Walter Anderson, chairman & CEO of Parade Publications, part of Conde Nast, is retiring after 31 years. He’ll stay aboard until a replacement is found.

Anderson, 64, is credited with boosting Parade’s circulation from 21.6M in 129 Sunday newspapers to 33M in 470 papers. As editor, he secured pieces from authors like David Halberstam, Norman Mailer and Herman Wouk.

“One of Walter’s greatest achievements was his creation of the ‘modern’ Parade,” Si Newhouse said. “He transformed the Sunday magazine with new columns, ideas, and a higher level of reporting and writing.”

Newhouse called Parade one of the most successful publications in his company.
Anderson has been chairman/CEO since 2000, previously serving as editor-in-chief. He joined as a senior editor in 1977 after stints with Gannett papers in Westchester County, N.Y.

The Vietnam veteran has written five books including, “Courage Is A Three-Letter Word,” (1986, Random House), “The Greatest Risk of All,” (1988 Houghton Mifflin), “Read With Me,” (1990 Houghton Mifflin), “The Confidence Course,” (1997 HarperCollins), and “Meant To Be: The True Story of a Son Who Discovers He Is His Mother’s Deepest Secret,” (2003 HarperCollins).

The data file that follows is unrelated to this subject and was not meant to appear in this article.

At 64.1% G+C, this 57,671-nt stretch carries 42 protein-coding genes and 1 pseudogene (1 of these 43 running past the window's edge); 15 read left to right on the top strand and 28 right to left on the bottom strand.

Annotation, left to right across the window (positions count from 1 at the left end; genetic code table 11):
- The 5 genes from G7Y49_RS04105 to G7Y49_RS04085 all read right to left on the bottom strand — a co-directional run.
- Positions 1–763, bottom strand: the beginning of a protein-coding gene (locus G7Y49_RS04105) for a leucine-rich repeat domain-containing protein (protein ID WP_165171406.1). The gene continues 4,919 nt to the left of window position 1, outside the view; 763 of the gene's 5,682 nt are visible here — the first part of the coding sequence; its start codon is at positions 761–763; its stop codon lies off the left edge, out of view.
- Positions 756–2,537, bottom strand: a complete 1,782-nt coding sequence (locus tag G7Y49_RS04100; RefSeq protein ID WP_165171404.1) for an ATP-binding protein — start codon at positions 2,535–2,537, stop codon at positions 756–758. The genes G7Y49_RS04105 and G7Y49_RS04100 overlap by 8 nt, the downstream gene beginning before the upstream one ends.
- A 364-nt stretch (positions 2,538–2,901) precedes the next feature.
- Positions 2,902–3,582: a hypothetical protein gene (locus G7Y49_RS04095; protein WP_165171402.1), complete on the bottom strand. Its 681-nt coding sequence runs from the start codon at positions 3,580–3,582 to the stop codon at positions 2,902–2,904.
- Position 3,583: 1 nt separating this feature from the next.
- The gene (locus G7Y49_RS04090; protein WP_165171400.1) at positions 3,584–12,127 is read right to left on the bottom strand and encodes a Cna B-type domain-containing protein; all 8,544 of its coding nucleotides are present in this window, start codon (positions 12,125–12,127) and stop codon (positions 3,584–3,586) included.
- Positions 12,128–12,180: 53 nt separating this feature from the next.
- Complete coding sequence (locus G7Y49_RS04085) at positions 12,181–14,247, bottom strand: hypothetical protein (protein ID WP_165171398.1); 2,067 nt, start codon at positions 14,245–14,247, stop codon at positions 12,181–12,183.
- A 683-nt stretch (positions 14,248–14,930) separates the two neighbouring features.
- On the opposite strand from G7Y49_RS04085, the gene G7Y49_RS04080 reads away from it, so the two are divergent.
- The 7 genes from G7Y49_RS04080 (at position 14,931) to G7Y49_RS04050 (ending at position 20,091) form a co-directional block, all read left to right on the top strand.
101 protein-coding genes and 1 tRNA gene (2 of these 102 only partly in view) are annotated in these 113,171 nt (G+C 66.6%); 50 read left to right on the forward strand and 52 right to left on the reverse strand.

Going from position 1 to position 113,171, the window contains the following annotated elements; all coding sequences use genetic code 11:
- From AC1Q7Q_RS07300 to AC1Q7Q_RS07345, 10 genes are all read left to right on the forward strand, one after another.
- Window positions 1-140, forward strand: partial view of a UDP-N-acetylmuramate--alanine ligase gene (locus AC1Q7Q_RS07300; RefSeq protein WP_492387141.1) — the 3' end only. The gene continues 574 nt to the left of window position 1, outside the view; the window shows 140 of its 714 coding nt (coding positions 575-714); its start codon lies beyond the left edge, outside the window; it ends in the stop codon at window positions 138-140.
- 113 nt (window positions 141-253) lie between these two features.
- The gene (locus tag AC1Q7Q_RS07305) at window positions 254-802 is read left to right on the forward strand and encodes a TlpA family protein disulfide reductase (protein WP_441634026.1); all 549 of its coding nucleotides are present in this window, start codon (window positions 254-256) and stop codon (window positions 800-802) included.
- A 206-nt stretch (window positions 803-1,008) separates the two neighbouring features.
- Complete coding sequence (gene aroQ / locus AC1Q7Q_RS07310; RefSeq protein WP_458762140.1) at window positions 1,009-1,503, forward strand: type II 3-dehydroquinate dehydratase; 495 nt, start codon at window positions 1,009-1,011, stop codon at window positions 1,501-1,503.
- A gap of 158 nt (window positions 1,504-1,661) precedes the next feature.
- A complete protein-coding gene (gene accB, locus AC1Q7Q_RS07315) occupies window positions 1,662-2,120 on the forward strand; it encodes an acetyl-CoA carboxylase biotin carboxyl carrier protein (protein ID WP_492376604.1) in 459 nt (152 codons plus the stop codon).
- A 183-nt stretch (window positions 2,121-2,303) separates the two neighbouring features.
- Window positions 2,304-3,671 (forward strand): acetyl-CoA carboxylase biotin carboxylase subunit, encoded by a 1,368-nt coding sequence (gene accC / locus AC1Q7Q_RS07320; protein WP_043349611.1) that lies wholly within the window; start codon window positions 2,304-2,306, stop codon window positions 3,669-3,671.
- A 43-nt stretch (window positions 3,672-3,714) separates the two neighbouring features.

The Wall Street Journal is shuttering its research library in March, leaving its two staffers without jobs.

Leslie A. Norman, assistant librarian, wrote in a memo published by Editor & Publisher, that she asked who will do research for Journal reporters and was told “no one.” She said her and another assistant will be put on a re-hire list if the jobs open up in six months.

Norman estimated that reporters will spend 10 times the compensation of the two library staffers trying to do their own research.


Sam Donaldson is retiring this week after 41 years with ABC News.

Donaldson, 74, has worn several hats at the network, including co-host of “This Week,” with Cokie Roberts, and “PrimeTime Live,” with Diane Sawyer.

Donaldson will continue to appear as a panelist on “This Week” and do projects for ABC.

Internet Edition, February 18, 2009, Page 5